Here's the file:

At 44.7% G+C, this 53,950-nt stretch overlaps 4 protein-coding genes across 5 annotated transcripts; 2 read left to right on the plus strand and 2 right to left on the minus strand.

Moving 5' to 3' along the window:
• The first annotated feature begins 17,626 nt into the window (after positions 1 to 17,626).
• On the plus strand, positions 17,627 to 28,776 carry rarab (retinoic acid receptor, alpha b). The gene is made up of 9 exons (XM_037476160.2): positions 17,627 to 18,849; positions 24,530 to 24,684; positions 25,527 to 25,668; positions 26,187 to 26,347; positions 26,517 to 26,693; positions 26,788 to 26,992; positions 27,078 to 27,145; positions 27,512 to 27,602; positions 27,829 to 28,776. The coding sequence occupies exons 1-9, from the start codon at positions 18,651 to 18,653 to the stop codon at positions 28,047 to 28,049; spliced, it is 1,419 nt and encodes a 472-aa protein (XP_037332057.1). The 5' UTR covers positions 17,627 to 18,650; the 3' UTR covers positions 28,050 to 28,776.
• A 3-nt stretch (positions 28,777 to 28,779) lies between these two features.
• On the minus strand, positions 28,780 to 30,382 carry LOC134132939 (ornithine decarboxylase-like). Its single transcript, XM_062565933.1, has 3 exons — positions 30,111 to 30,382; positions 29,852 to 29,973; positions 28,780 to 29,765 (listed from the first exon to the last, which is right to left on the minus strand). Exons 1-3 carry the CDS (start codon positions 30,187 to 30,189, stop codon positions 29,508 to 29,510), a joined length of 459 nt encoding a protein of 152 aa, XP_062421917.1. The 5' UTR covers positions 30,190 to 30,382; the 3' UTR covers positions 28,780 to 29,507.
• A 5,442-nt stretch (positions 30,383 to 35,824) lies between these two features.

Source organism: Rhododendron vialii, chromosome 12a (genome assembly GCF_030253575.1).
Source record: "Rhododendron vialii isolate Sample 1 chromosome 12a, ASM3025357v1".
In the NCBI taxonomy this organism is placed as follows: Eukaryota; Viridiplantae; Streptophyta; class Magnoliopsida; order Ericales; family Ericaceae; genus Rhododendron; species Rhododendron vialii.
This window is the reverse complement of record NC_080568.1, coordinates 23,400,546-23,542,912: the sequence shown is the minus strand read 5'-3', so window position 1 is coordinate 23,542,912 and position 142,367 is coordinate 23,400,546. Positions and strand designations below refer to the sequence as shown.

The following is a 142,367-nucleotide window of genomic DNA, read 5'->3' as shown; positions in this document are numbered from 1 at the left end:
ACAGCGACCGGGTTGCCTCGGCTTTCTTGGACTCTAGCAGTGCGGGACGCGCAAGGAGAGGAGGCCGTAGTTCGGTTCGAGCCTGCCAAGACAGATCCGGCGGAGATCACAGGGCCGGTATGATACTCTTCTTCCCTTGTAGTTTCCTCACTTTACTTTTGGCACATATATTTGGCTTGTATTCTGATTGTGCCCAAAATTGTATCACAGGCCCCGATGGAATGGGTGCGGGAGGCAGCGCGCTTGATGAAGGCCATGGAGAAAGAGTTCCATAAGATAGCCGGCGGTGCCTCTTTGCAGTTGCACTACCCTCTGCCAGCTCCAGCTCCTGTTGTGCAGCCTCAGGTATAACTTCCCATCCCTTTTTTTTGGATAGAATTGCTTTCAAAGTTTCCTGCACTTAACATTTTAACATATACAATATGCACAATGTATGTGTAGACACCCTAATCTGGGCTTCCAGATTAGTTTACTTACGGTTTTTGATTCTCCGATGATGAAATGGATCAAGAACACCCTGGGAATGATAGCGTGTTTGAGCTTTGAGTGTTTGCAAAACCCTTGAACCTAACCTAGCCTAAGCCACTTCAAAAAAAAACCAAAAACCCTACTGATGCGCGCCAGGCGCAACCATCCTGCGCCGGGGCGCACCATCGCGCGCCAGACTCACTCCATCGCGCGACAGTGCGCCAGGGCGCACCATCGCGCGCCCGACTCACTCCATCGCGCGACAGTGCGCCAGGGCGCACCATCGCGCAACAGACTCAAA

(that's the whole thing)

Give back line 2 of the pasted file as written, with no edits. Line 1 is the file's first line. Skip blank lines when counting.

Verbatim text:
Moving 5' to 3' along the window: